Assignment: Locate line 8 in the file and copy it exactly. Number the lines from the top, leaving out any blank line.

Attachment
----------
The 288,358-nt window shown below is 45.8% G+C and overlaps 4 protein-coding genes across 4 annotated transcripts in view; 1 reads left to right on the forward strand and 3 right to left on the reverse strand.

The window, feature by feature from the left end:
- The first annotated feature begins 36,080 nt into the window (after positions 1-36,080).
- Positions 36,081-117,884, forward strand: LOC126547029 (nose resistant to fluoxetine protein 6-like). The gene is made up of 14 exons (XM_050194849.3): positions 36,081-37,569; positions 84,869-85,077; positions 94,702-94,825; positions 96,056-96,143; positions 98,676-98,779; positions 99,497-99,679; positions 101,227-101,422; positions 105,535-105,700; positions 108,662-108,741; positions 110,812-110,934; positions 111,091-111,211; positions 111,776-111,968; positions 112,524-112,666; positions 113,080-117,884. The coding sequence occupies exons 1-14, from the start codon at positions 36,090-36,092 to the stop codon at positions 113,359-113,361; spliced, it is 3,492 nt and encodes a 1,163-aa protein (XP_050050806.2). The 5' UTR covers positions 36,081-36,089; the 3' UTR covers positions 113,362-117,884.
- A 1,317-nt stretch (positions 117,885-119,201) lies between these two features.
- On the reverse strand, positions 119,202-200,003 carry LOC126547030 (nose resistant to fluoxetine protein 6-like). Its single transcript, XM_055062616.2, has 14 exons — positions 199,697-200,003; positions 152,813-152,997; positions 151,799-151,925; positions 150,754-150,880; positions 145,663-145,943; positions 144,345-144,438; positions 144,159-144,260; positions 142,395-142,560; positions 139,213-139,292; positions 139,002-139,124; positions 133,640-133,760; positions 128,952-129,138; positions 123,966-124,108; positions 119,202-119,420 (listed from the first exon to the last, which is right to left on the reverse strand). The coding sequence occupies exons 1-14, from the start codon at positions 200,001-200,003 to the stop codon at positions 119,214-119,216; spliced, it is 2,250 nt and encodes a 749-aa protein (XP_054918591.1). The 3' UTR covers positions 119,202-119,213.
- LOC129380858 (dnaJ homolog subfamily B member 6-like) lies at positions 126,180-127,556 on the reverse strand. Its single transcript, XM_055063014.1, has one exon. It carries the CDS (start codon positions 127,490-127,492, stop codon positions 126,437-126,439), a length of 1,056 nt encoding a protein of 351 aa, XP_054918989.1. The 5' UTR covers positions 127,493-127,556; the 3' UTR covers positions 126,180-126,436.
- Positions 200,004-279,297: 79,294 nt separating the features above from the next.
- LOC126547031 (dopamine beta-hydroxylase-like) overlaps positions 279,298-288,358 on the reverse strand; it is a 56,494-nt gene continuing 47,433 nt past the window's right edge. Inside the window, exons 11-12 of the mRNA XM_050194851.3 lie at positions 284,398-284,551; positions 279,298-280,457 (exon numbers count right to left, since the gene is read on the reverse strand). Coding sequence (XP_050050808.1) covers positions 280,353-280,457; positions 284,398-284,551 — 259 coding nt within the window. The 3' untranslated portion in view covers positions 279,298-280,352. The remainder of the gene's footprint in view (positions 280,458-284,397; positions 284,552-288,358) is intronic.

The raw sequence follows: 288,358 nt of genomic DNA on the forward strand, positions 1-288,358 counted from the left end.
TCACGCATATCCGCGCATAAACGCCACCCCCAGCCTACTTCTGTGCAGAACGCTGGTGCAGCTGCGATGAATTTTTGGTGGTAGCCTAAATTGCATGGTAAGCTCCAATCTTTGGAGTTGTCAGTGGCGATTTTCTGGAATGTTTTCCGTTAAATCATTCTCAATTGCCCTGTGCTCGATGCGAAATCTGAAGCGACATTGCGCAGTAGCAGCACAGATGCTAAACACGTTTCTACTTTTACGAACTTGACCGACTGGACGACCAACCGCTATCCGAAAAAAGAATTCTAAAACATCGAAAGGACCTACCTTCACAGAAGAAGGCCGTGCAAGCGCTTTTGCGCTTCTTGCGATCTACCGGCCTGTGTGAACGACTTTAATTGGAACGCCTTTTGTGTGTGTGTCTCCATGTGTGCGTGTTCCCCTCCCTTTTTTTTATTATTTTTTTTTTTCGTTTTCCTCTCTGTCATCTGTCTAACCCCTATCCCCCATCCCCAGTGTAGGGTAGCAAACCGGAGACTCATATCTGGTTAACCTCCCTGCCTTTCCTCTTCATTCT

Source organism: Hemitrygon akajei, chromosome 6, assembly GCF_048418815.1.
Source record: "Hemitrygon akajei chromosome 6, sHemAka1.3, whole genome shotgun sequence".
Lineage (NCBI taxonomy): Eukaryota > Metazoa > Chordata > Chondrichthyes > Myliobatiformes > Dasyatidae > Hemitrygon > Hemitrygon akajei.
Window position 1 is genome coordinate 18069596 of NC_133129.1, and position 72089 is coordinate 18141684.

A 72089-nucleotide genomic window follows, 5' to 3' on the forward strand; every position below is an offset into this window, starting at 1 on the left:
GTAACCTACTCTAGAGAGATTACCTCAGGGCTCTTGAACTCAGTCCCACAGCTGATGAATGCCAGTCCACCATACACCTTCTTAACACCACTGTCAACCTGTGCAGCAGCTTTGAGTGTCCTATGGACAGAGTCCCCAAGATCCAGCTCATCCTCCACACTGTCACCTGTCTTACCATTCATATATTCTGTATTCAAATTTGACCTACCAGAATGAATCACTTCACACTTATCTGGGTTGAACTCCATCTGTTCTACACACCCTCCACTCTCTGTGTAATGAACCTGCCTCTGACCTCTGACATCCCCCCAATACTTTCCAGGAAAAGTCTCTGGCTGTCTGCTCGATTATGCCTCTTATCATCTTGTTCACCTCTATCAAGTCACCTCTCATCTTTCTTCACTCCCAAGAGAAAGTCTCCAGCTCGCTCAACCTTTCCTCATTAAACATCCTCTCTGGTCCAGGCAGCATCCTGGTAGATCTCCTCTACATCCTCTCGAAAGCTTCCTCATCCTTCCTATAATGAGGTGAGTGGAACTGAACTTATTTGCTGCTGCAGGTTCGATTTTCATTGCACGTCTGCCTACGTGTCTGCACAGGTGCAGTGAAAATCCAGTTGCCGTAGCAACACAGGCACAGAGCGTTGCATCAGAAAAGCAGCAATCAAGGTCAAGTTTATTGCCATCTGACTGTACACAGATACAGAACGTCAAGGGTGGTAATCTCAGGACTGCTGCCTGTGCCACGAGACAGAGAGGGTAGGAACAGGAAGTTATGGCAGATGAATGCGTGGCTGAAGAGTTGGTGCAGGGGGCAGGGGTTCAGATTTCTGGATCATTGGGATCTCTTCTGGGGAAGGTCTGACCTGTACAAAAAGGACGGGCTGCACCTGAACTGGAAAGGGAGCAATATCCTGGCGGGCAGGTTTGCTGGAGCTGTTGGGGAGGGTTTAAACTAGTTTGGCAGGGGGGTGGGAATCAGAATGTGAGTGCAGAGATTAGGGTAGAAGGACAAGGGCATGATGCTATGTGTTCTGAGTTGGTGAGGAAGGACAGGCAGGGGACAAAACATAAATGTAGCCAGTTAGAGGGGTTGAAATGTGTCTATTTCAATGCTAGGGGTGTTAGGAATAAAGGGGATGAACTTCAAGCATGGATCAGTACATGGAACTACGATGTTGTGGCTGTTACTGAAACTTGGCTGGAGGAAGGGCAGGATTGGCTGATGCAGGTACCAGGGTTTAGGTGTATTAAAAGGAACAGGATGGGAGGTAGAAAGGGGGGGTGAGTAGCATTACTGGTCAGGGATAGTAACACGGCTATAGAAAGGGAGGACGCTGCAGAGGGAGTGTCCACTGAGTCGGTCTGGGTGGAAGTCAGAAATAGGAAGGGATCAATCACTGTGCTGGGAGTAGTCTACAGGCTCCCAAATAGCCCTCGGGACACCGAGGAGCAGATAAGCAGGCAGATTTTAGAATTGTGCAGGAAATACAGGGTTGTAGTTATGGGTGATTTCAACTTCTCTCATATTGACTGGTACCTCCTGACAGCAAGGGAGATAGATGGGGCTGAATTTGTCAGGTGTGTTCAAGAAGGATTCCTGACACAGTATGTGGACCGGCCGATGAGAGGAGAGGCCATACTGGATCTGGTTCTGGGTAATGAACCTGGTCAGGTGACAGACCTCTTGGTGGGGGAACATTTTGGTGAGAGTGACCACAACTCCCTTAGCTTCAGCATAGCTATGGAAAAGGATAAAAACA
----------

- Positions 200,004-279,297: 79,294 nt separating the features above from the next.